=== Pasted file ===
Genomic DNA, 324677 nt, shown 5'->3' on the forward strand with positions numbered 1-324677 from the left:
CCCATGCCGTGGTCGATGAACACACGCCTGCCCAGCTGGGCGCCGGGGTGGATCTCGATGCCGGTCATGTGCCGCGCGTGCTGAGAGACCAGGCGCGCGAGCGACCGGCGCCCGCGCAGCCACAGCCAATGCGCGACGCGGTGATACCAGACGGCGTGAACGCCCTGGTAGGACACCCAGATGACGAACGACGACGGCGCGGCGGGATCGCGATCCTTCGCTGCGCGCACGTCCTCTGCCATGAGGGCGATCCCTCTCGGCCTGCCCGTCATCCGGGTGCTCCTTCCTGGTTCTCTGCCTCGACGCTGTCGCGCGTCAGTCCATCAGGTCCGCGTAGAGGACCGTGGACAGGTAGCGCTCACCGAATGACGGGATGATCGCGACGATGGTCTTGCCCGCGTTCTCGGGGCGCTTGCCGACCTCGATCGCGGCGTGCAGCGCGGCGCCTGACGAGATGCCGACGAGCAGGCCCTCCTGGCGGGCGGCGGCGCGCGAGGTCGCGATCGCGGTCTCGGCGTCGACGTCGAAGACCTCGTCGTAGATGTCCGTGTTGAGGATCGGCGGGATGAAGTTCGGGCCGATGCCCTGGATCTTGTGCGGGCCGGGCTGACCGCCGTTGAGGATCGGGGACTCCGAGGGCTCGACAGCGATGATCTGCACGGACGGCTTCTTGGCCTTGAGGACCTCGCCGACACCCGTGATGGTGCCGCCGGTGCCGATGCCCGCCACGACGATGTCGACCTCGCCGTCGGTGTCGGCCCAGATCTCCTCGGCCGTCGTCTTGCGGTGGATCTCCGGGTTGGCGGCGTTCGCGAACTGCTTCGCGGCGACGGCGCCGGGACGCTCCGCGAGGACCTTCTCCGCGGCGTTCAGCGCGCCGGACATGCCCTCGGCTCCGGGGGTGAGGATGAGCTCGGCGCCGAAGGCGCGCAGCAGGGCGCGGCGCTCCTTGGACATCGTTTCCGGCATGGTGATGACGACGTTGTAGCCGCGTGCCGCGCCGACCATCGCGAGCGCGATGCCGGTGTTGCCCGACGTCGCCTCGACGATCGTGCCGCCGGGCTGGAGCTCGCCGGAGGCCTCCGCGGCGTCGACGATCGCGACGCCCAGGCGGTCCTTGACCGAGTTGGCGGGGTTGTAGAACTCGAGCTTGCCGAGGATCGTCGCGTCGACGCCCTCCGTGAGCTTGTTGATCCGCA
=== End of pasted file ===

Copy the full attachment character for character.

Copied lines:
Genomic DNA, 324677 nt, shown 5'->3' on the forward strand with positions numbered 1-324677 from the left:
CCCATGCCGTGGTCGATGAACACACGCCTGCCCAGCTGGGCGCCGGGGTGGATCTCGATGCCGGTCATGTGCCGCGCGTGCTGAGAGACCAGGCGCGCGAGCGACCGGCGCCCGCGCAGCCACAGCCAATGCGCGACGCGGTGATACCAGACGGCGTGAACGCCCTGGTAGGACACCCAGATGACGAACGACGACGGCGCGGCGGGATCGCGATCCTTCGCTGCGCGCACGTCCTCTGCCATGAGGGCGATCCCTCTCGGCCTGCCCGTCATCCGGGTGCTCCTTCCTGGTTCTCTGCCTCGACGCTGTCGCGCGTCAGTCCATCAGGTCCGCGTAGAGGACCGTGGACAGGTAGCGCTCACCGAATGACGGGATGATCGCGACGATGGTCTTGCCCGCGTTCTCGGGGCGCTTGCCGACCTCGATCGCGGCGTGCAGCGCGGCGCCTGACGAGATGCCGACGAGCAGGCCCTCCTGGCGGGCGGCGGCGCGCGAGGTCGCGATCGCGGTCTCGGCGTCGACGTCGAAGACCTCGTCGTAGATGTCCGTGTTGAGGATCGGCGGGATGAAGTTCGGGCCGATGCCCTGGATCTTGTGCGGGCCGGGCTGACCGCCGTTGAGGATCGGGGACTCCGAGGGCTCGACAGCGATGATCTGCACGGACGGCTTCTTGGCCTTGAGGACCTCGCCGACACCCGTGATGGTGCCGCCGGTGCCGATGCCCGCCACGACGATGTCGACCTCGCCGTCGGTGTCGGCCCAGATCTCCTCGGCCGTCGTCTTGCGGTGGATCTCCGGGTTGGCGGCGTTCGCGAACTGCTTCGCGGCGACGGCGCCGGGACGCTCCGCGAGGACCTTCTCCGCGGCGTTCAGCGCGCCGGACATGCCCTCGGCTCCGGGGGTGAGGATGAGCTCGGCGCCGAAGGCGCGCAGCAGGGCGCGGCGCTCCTTGGACATCGTTTCCGGCATGGTGATGACGACGTTGTAGCCGCGTGCCGCGCCGACCATCGCGAGCGCGATGCCGGTGTTGCCCGACGTCGCCTCGACGATCGTGCCGCCGGGCTGGAGCTCGCCGGAGGCCTCCGCGGCGTCGACGATCGCGACGCCCAGGCGGTCCTTGACCGAGTTGGCGGGGTTGTAGAACTCGAGCTTGCCGAGGATCGTCGCGTCGACGCCCTCCGTGAGCTTGTTGATCCGCA